If vladith is looking for numbers, he won’t find them (we barely have numbers for anyone in Rome who wasn’t an adult male citizen - slaves, women, kids, forget it). Is he asking about the 2nd century BCE or CE? If CE, a hell of a lot of them would be non-Latin ethnically, considering how easily people born outside of Rome could become citizens, but they’d still be Romans legally, and almost entirely culturally if they were living in the city itself. If BCE, fewer would be non-Latin and non-Italic, but they’d certainly be around. I think at least Roman Jews are attested somewhere in the record for the late 2nd C BCE. Migration’s not as hard as people seem to think tho, and is also something that wouldn’t have been documented so much (what are the chances someone’s going to write “so this guy came into Puteoli from North Africa today” and that it’d survive?).  Etruscans themselves might not even be Italic (this debate still rages, I’m on the non-Italic side of things) although they were one of the Italian peninsula’s most prosperous civilizations (I concede angrily). And there should have been a good number of Etruscans at Rome in the 2nd C BCE too.

If this kid was looking for modern Italians in ancient Rome tho he’s really got another thing coming!

The context: I had just posted this painting from Pompeii(A.D. 55-79):


And in that context, it’s fairly ridiculous.

The insistence on viewing or describing people of color in Europe as “foreign” in some way, shape, or form is what I’m really calling into question here. Especially when combined with the previous ask. How long to you have to be in Europe before you are considered “European”?

The point of my blog is that Europe has been racially diverse for a long, long time-but a lot of history was rewritten in the 19th and 20th centuries to erase that fact. Just Italy on its own was very diverse culturally, as we have both noted (quibbles over Etruscans notwithstanding).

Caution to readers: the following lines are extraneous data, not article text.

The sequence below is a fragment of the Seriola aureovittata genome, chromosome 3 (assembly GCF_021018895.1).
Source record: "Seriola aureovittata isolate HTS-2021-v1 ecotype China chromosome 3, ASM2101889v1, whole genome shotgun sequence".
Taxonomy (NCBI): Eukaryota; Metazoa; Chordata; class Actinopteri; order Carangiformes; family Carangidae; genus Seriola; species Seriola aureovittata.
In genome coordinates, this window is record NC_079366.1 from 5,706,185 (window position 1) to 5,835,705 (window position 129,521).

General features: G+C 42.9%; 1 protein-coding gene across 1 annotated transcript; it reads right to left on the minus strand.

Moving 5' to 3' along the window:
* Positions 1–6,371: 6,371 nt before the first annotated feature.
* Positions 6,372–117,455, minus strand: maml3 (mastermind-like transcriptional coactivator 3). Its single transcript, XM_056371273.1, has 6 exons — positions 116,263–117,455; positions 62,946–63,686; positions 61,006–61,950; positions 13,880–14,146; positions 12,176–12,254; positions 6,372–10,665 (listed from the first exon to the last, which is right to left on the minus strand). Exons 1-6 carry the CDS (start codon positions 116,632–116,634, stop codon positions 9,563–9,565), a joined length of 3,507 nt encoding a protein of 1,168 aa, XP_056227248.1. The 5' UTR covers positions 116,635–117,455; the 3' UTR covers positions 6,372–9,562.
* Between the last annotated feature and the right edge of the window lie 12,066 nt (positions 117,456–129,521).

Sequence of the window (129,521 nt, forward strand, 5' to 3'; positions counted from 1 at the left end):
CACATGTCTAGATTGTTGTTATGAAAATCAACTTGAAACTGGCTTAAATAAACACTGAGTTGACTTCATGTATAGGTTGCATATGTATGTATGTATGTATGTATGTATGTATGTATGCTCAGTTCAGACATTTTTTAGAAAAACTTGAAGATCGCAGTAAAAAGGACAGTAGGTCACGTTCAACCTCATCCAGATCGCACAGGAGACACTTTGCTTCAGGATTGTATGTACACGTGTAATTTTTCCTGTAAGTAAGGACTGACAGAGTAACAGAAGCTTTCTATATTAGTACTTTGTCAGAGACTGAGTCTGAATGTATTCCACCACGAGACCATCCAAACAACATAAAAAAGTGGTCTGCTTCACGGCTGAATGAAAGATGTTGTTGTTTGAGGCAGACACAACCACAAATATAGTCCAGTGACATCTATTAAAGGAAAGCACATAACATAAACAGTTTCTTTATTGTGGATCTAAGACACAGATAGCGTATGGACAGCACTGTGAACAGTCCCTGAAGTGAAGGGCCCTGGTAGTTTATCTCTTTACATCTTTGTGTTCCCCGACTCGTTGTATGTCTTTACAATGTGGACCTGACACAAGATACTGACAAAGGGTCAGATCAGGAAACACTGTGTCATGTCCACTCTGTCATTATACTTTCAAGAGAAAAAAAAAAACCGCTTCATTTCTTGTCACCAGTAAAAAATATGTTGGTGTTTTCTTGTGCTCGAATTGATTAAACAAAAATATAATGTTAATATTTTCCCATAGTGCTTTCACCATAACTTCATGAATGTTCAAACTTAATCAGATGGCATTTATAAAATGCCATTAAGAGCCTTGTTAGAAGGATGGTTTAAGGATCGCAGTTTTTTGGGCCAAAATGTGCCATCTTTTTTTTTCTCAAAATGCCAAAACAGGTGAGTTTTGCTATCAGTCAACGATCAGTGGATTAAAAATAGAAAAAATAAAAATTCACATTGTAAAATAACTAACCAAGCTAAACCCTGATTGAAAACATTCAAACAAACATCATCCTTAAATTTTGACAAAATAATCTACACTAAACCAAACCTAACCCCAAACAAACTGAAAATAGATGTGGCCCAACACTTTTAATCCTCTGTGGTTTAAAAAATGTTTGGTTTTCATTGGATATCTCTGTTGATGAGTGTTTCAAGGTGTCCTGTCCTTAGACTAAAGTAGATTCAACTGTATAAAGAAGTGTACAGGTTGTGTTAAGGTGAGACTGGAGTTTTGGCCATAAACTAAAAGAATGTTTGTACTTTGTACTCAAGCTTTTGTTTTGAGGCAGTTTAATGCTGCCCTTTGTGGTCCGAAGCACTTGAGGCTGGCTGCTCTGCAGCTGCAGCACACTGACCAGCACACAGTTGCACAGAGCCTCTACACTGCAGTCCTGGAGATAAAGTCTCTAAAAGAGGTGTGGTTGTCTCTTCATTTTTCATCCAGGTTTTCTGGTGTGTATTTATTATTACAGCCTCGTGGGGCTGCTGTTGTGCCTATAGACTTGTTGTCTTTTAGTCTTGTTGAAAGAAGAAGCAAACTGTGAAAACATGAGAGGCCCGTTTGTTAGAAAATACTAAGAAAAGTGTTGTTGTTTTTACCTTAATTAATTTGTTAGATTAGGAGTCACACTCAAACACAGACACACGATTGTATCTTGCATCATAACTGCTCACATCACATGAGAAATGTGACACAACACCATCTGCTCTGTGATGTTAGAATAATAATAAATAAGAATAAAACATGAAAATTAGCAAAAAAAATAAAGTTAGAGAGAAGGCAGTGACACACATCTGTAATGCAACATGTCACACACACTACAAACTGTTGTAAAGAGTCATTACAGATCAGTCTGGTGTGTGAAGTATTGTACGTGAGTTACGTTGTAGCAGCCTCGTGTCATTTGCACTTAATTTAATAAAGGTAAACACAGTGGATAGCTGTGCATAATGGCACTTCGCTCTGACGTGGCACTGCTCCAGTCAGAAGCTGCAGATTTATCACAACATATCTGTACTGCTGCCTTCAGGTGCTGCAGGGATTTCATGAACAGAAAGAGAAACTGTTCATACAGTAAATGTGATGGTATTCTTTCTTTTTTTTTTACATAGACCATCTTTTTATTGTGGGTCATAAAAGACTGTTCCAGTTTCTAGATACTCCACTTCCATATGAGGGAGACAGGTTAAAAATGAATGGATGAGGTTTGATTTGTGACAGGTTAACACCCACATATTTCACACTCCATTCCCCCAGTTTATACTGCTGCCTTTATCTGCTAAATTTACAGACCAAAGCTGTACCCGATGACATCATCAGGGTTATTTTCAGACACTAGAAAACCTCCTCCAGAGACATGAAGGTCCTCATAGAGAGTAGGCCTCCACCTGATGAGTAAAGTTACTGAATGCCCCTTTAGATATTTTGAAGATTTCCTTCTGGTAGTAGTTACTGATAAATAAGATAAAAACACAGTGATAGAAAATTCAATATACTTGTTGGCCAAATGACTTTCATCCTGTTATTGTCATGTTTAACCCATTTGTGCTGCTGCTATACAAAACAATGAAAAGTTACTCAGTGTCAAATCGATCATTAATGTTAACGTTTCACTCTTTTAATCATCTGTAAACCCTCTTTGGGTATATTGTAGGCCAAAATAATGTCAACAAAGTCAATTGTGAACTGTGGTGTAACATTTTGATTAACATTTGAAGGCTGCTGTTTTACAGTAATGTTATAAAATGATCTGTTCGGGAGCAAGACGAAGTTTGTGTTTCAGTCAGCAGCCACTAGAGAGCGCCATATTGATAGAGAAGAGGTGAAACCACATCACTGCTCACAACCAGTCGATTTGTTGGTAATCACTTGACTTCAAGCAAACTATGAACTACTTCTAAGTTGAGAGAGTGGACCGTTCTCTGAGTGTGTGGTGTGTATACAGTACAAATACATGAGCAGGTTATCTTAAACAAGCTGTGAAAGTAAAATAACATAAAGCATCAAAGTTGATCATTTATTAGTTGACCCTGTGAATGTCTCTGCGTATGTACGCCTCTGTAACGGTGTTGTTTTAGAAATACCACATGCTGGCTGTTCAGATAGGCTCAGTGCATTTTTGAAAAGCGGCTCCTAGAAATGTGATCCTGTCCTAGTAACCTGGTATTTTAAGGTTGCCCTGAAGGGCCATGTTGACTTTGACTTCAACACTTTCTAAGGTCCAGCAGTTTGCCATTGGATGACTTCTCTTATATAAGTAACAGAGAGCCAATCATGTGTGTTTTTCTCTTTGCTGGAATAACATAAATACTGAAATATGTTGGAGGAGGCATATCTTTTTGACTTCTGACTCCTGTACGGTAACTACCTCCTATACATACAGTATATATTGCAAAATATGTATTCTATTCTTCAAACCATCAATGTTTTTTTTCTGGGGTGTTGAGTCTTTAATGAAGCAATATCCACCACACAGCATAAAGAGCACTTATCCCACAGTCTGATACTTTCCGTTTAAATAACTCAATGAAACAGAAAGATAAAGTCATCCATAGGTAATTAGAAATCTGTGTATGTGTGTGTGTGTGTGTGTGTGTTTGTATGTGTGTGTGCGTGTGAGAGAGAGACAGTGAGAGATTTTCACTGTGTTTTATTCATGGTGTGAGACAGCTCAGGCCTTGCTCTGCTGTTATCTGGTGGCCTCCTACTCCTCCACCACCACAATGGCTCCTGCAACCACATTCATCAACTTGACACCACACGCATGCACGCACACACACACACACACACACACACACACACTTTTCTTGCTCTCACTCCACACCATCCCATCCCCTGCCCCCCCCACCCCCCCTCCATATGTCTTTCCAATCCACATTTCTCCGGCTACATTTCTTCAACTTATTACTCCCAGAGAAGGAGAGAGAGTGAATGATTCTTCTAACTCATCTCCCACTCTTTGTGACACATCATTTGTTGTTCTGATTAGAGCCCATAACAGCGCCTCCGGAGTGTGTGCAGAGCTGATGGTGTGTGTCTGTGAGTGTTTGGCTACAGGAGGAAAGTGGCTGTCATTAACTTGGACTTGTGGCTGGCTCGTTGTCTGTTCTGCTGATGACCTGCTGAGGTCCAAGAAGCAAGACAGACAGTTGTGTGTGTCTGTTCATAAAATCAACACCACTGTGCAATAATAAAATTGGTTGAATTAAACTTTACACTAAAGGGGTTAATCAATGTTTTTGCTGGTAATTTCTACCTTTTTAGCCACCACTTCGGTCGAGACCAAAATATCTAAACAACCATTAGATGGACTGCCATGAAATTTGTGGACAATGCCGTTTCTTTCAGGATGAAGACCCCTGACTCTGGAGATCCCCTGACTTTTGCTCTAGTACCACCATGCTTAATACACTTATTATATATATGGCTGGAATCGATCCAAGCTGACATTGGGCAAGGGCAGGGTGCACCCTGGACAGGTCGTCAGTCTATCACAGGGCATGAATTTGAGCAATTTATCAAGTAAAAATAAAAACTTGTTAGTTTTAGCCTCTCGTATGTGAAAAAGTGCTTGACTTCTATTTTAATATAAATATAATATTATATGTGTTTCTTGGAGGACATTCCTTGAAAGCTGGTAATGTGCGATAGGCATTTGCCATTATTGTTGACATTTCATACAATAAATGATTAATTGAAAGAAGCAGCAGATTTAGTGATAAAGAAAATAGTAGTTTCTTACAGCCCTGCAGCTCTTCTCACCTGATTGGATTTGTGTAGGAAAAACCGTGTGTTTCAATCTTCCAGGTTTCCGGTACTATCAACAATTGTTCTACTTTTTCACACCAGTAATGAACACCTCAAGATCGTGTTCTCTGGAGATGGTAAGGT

As for the proto-Sicani cave paintings, the point they make stands: looking for historic evidence of an “all-white” Europe is a wild goose chase that requires you to ignore, explain away, and dismiss about a million proofs to the contrary. Unfortunately, modern academia has been designed to do just that.

Also, I’d imagine that some of them managed to get to the mainland and have some babies in the last 10,000 years, so they would in effect be Italian. And lastly, you may have noticed they are literally stick figures on a cave wall; it’s not like you have any idea WHAT they may have looked like.

As for Terentius Neo, all we really know is that he lived in Pompeii and was a baker; there’s no way to know by looking at him what his ethnicity would have been considered at that time. Roman ethnic categories were really, really different than ours, and weren’t racial categories.

Lastly, thanks for pointing out that North Africa is like, literally right there. Even ancient peoples often had legs, domesticated riding animals, and boats.

Not sure whether the thank you was sarcastic, but you’re welcome nonetheless. Obviously we don’t have hard stats but there were tons of North African and Eastern peoples in Rome for a lot of its history.

Perhaps a bit late but a good addition to this post… the emperor Septimius Severus was Punic, from Leptis Magna in Libya, and take a look at the way he’s depicted here! (And I hope vladith considers that Severus was just as Roman as he was Punic regardless of his colour)

July  2   ( 752 )   via   /   source   +



The icon of Rome’s foundation, a life-size bronze statue of a she-wolf with two human infants suckling her, is about 1,700 years younger than its city, Rome’s officials admitted on Saturday.

The official announcement, made at the Capitoline Museums, where the 30 inch-high bronze is the centerpiece of a dedicated room, quashes the belief that the sculpture was adopted by the earliest Romans as a symbol for their city.

“The new dating ranges between 1021 e il 1153,” said Lucio Calcagnile, who carried radiocarbon tests at the University of Salento’s Center for Dating e Diagnostics.

Recalling the story of a she-wolf which fed Romulus, the legendary founder of Rome, and his twin brother, Remus, after they had been thrown in a basket into the Tiber River, the so called “Lupa Capitolina” (Capitoline she-wolf) was donated to the museum in 1471 by Pope Sixtus IV. Read more.

June  25   ( 138 )   via   +